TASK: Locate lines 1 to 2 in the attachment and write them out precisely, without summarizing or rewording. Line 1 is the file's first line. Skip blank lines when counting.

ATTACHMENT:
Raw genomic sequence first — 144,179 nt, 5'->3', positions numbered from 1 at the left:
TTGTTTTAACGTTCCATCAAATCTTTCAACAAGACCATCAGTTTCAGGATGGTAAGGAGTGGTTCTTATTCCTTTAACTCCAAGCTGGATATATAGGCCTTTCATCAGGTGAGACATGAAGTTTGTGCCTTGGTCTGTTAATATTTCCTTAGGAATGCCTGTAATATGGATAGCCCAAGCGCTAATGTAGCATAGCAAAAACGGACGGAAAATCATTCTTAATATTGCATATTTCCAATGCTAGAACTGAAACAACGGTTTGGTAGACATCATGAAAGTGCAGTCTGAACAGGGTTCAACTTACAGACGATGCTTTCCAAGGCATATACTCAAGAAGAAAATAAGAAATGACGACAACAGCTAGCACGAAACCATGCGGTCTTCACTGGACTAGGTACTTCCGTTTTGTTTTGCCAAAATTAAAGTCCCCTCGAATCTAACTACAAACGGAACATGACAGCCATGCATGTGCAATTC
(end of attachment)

Raw genomic sequence first — 144,179 nt, 5'->3', positions numbered from 1 at the left:
TTGTTTTAACGTTCCATCAAATCTTTCAACAAGACCATCAGTTTCAGGATGGTAAGGAGTGGTTCTTATTCCTTTAACTCCAAGCTGGATATATAGGCCTTTCATCAGGTGAGACATGAAGTTTGTGCCTTGGTCTGTTAATATTTCCTTAGGAATGCCTGTAATATGGATAGCCCAAGCGCTAATGTAGCATAGCAAAAACGGACGGAAAATCATTCTTAATATTGCATATTTCCAATGCTAGAACTGAAACAACGGTTTGGTAGACATCATGAAAGTGCAGTCTGAACAGGGTTCAACTTACAGACGATGCTTTCCAAGGCATATACTCAAGAAGAAAATAAGAAATGACGACAACAGCTAGCACGAAACCATGCGGTCTTCACTGGACTAGGTACTTCCGTTTTGTTTTGCCAAAATTAAAGTCCCCTCGAATCTAACTACAAACGGAACATGACAGCCATGCATGTGCAATTC